Investing in an LMS is a big decision that an organization needs to take. Typically organizations look for solutions that address their learning and training requirements. There are many questions that come up in the initial discussions – should we go for proprietary LMSs or should we try open-source? What features should we be looking at, what are the costs involved, will they meet our specifications and so on. However, it is not so much about what a Blackboard, Saba, Sumtotal or Moodle CAN DO or NOT DO but how they can best be customized to cater to our requirements that is more significant. In this context, here are some do’s and don’ts that we can keep in mind while selecting an LMS.
Analyze your training requirement: Before choosing an LMS provider it is important to understand your training need and learning strategy that you wish to adopt to fulfill the need. What are the functions that you want the LMS to do – Integrate classroom training, provide certification for mandatory training programs, deliver eLearning programs, provide a collaborative learning environment by incorporating informal learning?
Include L&D department along with IT department: LMS may be installed and managed by IT department but it is the L&D department which is its end user. An LMSs may have many complex features and options which may not really be required in this context. Therefore, it is important to consult and involve L&D department in all discussions. Document the questions and expectations of key stakeholders so that it can be handy when comparing solutions provided by various vendors. It will also ensure that the focus remains on the immediate and basic requirements of the organization, instead of being carried away with frills and extras that are not immediately needed.
Document all your requirements before meeting vendors: You know your needs and what works for you better than any of the vendors. Therefore, it is a good practice to document your primary requirements in consultation with your training/ L&D department. It also serves as a good reference manual for potential vendors who will better understand your essential requirement and provide customized solutions. When introducing LMS for the first time, it is better to go for something that is simple and easy to navigate so that it is not intimidating to a newbie.
Consider future expansion possibilities: Though you start of on a simple and small scale, you may want to expand the use of the LMS in future. You may intend to scale up and choose to extend the online training facility to your employees in other locations. Therefore, choose an LMS that allows you to grow slowly along with your needs and provides the option to scale up as and when required.
Try it before purchasing to figure out hidden costs: A one-time demonstration may not be adequate to understand the suitability of an LMS to your specific requirements. Ideally, it would be a good idea to try out the LMS and its feature to ensure how it fits into your overall organizational set up. A pilot test or trial involving all key stakeholders such as the administrators, a few users and managers is a good idea to assess their comfort level and ease of usability with the interface. Some LMSs may be rigid and may not provide enough room for customization. Even if they do, there may be a lot of vendor administration costs involved. You may also want to compare the offer with open source LMSs such as Moodle, which could be customized easily without recurring costs.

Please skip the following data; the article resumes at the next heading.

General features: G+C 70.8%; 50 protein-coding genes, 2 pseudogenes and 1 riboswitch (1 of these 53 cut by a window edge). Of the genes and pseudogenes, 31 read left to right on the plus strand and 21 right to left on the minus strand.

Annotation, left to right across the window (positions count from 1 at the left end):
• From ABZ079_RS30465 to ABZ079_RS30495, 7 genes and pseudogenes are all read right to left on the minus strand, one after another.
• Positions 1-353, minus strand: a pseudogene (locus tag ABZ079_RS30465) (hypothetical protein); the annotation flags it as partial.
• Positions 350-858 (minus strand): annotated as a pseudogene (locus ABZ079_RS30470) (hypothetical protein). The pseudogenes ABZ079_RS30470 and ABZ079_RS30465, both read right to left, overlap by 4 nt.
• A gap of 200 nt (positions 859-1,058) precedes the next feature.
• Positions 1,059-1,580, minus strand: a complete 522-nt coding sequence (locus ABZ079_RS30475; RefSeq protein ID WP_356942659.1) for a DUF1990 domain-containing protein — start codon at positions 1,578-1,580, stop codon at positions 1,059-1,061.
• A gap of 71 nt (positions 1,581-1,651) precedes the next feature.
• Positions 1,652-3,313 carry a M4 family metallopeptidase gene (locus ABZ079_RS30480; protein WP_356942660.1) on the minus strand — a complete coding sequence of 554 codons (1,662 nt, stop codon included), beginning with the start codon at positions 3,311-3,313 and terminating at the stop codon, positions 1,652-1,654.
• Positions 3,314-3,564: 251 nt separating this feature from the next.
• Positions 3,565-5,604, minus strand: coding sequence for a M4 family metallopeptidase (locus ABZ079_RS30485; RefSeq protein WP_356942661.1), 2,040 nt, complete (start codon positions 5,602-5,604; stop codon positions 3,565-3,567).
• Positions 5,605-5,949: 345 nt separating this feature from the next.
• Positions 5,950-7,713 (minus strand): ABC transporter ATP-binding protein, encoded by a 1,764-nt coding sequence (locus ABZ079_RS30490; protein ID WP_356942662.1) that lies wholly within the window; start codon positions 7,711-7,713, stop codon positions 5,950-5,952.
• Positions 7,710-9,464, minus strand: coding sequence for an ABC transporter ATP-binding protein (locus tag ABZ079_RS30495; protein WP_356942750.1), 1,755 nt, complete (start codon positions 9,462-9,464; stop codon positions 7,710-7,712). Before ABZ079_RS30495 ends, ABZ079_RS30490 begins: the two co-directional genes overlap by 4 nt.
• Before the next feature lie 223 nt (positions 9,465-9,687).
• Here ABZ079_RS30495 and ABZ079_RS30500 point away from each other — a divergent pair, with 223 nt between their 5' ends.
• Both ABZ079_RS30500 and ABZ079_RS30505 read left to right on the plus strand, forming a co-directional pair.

Don’t just look at immediate requirement, think long term: Though you may currently be having a limited number of courses administered to a few hundred employees, it may not be the case in future. You will need to ensure the scalability of an LMS when you grow and expand. What is the maximum seat capacity of the LMS?
Don’t rush into LMS purchase without understanding the entire training scenario in your organization. How many classroom training are offered? Are there any online courses currently offered. If not, you may first want get some eLearning courses developed, upload them on to the organization’s online portal and observe employee reactions to the online courses. Would classroom trainings also be managed by the LMS? Is there a reliable internal team to manage and administer the courses?
Don’t be hasty in recruiting manpower to manager LMS internally: Analyze the internal team members and see if a few can be assigned administrative rights while the rest of the enforcement can be outsourced to an external vendor. Understand the scale and volume of the work involved. Do you really need to hire internally or would it be easier to outsource the LMS maintenance and administration to an external vendor?
This list may not be all-inclusive but is merely suggestive. There certainly are other factors one need to keep in mind while selecting an LMS. However, what one essentially needs to keep in mind is that LMS needs to be tailored to cater to the organizational needs and not the other way round. Do share your thoughts on the same.
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